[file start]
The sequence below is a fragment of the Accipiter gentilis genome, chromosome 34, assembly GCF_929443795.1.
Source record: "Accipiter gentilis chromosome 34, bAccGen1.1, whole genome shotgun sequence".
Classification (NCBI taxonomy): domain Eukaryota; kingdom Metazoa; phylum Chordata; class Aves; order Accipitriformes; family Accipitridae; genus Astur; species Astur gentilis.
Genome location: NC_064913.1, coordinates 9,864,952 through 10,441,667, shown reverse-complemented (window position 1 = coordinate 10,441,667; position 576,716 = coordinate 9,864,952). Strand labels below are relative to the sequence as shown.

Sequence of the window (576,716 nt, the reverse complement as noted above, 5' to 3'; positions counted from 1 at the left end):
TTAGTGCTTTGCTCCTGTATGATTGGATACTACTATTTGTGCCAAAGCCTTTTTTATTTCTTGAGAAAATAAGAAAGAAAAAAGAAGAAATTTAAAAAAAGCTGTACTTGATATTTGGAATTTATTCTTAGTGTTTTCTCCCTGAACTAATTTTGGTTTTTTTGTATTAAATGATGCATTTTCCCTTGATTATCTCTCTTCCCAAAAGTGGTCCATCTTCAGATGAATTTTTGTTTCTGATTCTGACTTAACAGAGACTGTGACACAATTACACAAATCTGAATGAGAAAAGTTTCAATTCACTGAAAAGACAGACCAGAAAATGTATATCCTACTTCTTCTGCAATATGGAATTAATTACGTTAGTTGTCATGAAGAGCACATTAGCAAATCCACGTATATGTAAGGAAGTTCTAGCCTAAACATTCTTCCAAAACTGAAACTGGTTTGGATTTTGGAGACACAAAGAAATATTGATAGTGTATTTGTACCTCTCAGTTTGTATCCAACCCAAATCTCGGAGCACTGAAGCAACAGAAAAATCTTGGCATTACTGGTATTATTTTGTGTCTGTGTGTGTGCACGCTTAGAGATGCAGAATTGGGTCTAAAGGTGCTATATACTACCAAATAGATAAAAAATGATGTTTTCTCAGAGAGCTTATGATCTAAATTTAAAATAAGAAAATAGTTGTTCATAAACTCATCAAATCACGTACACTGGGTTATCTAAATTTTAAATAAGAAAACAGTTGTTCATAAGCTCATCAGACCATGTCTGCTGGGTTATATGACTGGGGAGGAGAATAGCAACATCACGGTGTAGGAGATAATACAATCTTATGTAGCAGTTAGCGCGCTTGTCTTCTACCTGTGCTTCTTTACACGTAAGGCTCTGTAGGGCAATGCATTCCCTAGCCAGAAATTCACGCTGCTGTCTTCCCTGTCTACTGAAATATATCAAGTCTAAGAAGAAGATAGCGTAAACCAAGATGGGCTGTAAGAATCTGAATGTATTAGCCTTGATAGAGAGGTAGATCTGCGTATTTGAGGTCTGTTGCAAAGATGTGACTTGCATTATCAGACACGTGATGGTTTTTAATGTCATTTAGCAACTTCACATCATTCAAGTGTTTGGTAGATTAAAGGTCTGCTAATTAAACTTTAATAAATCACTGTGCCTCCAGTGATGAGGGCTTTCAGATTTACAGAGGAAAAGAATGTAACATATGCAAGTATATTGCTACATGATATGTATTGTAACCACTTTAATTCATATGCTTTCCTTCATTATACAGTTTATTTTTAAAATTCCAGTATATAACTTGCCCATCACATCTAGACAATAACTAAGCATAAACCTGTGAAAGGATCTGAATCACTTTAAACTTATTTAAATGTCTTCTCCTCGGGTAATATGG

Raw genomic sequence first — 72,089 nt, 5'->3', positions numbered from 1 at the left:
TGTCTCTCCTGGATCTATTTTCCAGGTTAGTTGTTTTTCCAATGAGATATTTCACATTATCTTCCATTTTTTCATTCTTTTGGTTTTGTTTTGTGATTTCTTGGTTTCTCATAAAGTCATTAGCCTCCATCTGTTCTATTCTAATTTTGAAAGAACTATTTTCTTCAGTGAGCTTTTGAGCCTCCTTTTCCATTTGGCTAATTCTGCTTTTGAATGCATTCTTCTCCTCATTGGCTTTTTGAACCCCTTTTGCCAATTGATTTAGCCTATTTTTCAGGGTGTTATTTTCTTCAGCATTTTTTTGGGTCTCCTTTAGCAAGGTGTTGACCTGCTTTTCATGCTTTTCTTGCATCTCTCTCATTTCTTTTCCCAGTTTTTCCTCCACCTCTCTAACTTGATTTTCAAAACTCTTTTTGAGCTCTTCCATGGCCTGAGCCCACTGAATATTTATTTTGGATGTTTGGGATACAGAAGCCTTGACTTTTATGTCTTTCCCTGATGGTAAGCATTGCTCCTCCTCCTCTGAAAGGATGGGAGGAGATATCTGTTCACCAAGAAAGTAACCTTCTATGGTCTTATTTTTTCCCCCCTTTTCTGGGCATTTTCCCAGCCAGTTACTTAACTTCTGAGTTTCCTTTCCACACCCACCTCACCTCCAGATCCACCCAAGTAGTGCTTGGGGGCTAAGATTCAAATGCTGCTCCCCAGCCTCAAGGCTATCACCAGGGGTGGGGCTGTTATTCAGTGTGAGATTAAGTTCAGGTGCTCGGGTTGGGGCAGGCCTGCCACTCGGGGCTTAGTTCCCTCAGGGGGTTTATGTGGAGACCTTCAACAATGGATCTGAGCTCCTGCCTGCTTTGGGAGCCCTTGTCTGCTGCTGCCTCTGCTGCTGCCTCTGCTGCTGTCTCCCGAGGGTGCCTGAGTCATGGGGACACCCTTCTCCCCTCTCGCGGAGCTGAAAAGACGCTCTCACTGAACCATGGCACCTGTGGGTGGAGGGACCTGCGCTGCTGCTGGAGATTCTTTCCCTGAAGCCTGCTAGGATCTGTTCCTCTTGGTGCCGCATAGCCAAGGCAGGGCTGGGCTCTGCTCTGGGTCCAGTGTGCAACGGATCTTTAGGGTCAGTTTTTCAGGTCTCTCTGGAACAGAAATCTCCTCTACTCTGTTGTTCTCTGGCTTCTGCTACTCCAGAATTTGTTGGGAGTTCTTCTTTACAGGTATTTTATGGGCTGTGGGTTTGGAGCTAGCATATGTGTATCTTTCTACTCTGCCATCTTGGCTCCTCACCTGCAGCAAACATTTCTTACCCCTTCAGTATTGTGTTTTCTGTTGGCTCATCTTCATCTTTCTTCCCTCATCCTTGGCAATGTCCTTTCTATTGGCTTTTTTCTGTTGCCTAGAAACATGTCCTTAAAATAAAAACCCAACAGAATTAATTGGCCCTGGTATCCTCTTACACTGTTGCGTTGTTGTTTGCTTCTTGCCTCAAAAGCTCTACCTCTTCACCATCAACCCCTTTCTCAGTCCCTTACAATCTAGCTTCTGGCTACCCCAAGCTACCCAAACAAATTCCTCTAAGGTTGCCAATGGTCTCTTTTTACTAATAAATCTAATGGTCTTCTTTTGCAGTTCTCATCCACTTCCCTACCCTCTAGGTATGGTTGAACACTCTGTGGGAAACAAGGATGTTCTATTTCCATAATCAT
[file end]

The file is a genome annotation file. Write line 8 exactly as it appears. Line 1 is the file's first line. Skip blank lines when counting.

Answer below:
TGTCTCTCCTGGATCTATTTTCCAGGTTAGTTGTTTTTCCAATGAGATATTTCACATTATCTTCCATTTTTTCATTCTTTTGGTTTTGTTTTGTGATTTCTTGGTTTCTCATAAAGTCATTAGCCTCCATCTGTTCTATTCTAATTTTGAAAGAACTATTTTCTTCAGTGAGCTTTTGAGCCTCCTTTTCCATTTGGCTAATTCTGCTTTTGAATGCATTCTTCTCCTCATTGGCTTTTTGAACCCCTTTTGCCAATTGATTTAGCCTATTTTTCAGGGTGTTATTTTCTTCAGCATTTTTTTGGGTCTCCTTTAGCAAGGTGTTGACCTGCTTTTCATGCTTTTCTTGCATCTCTCTCATTTCTTTTCCCAGTTTTTCCTCCACCTCTCTAACTTGATTTTCAAAACTCTTTTTGAGCTCTTCCATGGCCTGAGCCCACTGAATATTTATTTTGGATGTTTGGGATACAGAAGCCTTGACTTTTATGTCTTTCCCTGATGGTAAGCATTGCTCCTCCTCCTCTGAAAGGATGGGAGGAGATATCTGTTCACCAAGAAAGTAACCTTCTATGGTCTTATTTTTTCCCCCCTTTTCTGGGCATTTTCCCAGCCAGTTACTTAACTTCTGAGTTTCCTTTCCACACCCACCTCACCTCCAGATCCACCCAAGTAGTGCTTGGGGGCTAAGATTCAAATGCTGCTCCCCAGCCTCAAGGCTATCACCAGGGGTGGGGCTGTTATTCAGTGTGAGATTAAGTTCAGGTGCTCGGGTTGGGGCAGGCCTGCCACTCGGGGCTTAGTTCCCTCAGGGGGTTTATGTGGAGACCTTCAACAATGGATCTGAGCTCCTGCCTGCTTTGGGAGCCCTTGTCTGCTGCTGCCTCTGCTGCTGCCTCTGCTGCTGTCTCCCGAGGGTGCCTGAGTCATGGGGACACCCTTCTCCCCTCTCGCGGAGCTGAAAAGACGCTCTCACTGAACCATGGCACCTGTGGGTGGAGGGACCTGCGCTGCTGCTGGAGATTCTTTCCCTGAAGCCTGCTAGGATCTGTTCCTCTTGGTGCCGCATAGCCAAGGCAGGGCTGGGCTCTGCTCTGGGTCCAGTGTGCAACGGATCTTTAGGGTCAGTTTTTCAGGTCTCTCTGGAACAGAAATCTCCTCTACTCTGTTGTTCTCTGGCTTCTGCTACTCCAGAATTTGTTGGGAGTTCTTCTTTACAGGTATTTTATGGGCTGTGGGTTTGGAGCTAGCATATGTGTATCTTTCTACTCTGCCATCTTGGCTCCTCACCTGCAGCAAACATTTCTTACCCCTTCAGTATTGTGTTTTCTGTTGGCTCATCTTCATCTTTCTTCCCTCATCCTTGGCAATGTCCTTTCTATTGGCTTTTTTCTGTTGCCTAGAAACATGTCCTTAAAATAAAAACCCAACAGAATTAATTGGCCCTGGTATCCTCTTACACTGTTGCGTTGTTGTTTGCTTCTTGCCTCAAAAGCTCTACCTCTTCACCATCAACCCCTTTCTCAGTCCCTTACAATCTAGCTTCTGGCTACCCCAAGCTACCCAAACAAATTCCTCTAAGGTTGCCAATGGTCTCTTTTTACTAATAAATCTAATGGTCTTCTTTTGCAGTTCTCATCCACTTCCCTACCCTCTAGGTATGGTTGAACACTCTGTGGGAAACAAGGATGTTCTATTTCCATAATCAT